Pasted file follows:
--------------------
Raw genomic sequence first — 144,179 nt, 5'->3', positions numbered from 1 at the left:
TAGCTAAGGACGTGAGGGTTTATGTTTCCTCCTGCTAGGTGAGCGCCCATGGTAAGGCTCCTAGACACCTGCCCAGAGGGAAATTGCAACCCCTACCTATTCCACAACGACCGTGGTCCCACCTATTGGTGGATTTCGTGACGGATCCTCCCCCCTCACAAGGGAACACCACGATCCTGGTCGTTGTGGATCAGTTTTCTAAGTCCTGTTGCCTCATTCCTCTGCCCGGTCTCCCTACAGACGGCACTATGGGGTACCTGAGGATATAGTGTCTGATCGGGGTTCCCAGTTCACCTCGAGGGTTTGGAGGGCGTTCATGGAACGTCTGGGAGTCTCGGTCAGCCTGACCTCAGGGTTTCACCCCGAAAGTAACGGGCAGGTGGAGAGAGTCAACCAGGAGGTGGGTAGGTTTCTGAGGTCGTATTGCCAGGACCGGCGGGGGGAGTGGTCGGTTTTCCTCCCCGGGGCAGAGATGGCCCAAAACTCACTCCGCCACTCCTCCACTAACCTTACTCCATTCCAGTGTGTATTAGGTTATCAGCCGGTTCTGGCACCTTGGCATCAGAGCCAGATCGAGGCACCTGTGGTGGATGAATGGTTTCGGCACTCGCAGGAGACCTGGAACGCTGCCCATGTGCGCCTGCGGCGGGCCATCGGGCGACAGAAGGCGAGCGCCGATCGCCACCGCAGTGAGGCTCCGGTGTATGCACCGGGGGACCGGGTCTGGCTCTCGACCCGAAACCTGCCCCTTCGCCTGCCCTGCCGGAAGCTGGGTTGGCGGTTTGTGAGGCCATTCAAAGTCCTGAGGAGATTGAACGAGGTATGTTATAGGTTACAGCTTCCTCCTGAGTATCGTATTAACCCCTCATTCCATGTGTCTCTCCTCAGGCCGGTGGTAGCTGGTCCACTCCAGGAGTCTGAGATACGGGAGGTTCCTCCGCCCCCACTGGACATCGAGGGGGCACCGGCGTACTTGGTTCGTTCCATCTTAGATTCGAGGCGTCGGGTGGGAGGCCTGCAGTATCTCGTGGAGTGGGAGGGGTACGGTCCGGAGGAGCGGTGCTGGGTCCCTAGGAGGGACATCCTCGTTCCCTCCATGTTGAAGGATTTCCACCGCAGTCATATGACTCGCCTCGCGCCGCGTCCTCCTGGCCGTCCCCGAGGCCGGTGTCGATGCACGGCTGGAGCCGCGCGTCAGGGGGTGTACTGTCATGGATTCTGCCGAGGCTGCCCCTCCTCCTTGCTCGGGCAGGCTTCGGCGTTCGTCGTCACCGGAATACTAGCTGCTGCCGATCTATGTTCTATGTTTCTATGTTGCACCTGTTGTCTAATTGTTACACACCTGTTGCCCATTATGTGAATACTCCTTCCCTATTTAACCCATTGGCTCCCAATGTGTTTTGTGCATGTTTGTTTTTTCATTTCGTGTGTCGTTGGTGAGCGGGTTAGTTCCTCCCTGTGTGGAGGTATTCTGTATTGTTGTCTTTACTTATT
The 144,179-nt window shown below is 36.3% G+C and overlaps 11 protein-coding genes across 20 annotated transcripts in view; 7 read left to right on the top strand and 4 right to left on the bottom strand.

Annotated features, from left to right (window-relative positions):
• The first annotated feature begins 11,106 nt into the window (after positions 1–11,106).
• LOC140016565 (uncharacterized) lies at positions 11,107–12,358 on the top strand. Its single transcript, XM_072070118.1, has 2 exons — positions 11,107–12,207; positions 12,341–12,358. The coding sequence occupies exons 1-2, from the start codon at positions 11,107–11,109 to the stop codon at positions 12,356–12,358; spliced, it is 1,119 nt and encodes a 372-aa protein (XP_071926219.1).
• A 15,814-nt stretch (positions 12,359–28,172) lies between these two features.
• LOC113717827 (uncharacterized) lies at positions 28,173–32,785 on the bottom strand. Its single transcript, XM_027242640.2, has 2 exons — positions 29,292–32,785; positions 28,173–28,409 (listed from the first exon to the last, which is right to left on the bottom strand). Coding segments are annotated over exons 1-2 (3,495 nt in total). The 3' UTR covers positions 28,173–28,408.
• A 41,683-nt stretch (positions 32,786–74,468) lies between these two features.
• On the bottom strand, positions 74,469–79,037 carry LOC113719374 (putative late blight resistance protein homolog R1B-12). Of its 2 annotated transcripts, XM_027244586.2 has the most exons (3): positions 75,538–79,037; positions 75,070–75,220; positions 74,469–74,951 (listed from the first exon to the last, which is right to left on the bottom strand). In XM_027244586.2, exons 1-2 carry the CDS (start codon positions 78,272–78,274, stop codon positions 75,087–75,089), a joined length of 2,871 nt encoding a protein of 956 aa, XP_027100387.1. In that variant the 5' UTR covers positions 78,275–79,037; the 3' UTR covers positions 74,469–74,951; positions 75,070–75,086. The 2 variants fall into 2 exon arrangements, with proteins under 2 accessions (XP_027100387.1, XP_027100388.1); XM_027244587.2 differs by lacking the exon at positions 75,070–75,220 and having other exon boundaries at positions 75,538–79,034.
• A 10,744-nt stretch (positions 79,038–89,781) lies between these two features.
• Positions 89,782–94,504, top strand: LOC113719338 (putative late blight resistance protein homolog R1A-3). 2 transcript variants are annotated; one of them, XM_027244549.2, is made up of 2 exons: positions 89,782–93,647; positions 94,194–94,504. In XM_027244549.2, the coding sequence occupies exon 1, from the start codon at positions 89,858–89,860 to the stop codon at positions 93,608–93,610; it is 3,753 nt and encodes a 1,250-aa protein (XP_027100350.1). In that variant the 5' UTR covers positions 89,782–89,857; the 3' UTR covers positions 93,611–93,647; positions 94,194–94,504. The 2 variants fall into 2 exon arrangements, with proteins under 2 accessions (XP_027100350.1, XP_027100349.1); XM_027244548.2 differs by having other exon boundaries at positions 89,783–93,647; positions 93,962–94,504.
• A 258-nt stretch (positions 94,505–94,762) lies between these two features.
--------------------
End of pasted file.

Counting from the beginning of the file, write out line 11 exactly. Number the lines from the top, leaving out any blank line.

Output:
• A 10,744-nt stretch (positions 79,038–89,781) lies between these two features.